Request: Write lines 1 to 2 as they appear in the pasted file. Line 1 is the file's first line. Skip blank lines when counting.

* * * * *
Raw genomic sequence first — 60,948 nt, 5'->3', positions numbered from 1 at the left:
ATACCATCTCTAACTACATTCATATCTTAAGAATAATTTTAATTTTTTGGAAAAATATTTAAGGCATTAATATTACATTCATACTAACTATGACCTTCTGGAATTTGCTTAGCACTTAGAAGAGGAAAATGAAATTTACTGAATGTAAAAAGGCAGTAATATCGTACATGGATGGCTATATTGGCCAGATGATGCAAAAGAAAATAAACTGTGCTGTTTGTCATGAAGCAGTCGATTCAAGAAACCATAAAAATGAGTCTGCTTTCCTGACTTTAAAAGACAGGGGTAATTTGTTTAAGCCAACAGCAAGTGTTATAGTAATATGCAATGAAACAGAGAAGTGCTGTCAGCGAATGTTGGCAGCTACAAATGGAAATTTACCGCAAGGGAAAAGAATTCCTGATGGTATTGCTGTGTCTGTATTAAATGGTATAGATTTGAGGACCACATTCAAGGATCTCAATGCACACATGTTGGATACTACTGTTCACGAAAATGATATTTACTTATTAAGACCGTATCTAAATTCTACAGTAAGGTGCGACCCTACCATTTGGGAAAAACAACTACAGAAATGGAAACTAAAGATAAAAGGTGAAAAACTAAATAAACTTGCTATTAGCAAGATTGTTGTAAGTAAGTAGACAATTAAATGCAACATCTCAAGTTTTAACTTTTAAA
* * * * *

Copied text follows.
Raw genomic sequence first — 60,948 nt, 5'->3', positions numbered from 1 at the left:
ATACCATCTCTAACTACATTCATATCTTAAGAATAATTTTAATTTTTTGGAAAAATATTTAAGGCATTAATATTACATTCATACTAACTATGACCTTCTGGAATTTGCTTAGCACTTAGAAGAGGAAAATGAAATTTACTGAATGTAAAAAGGCAGTAATATCGTACATGGATGGCTATATTGGCCAGATGATGCAAAAGAAAATAAACTGTGCTGTTTGTCATGAAGCAGTCGATTCAAGAAACCATAAAAATGAGTCTGCTTTCCTGACTTTAAAAGACAGGGGTAATTTGTTTAAGCCAACAGCAAGTGTTATAGTAATATGCAATGAAACAGAGAAGTGCTGTCAGCGAATGTTGGCAGCTACAAATGGAAATTTACCGCAAGGGAAAAGAATTCCTGATGGTATTGCTGTGTCTGTATTAAATGGTATAGATTTGAGGACCACATTCAAGGATCTCAATGCACACATGTTGGATACTACTGTTCACGAAAATGATATTTACTTATTAAGACCGTATCTAAATTCTACAGTAAGGTGCGACCCTACCATTTGGGAAAAACAACTACAGAAATGGAAACTAAAGATAAAAGGTGAAAAACTAAATAAACTTGCTATTAGCAAGATTGTTGTAAGTAAGTAGACAATTAAATGCAACATCTCAAGTTTTAACTTTTAAA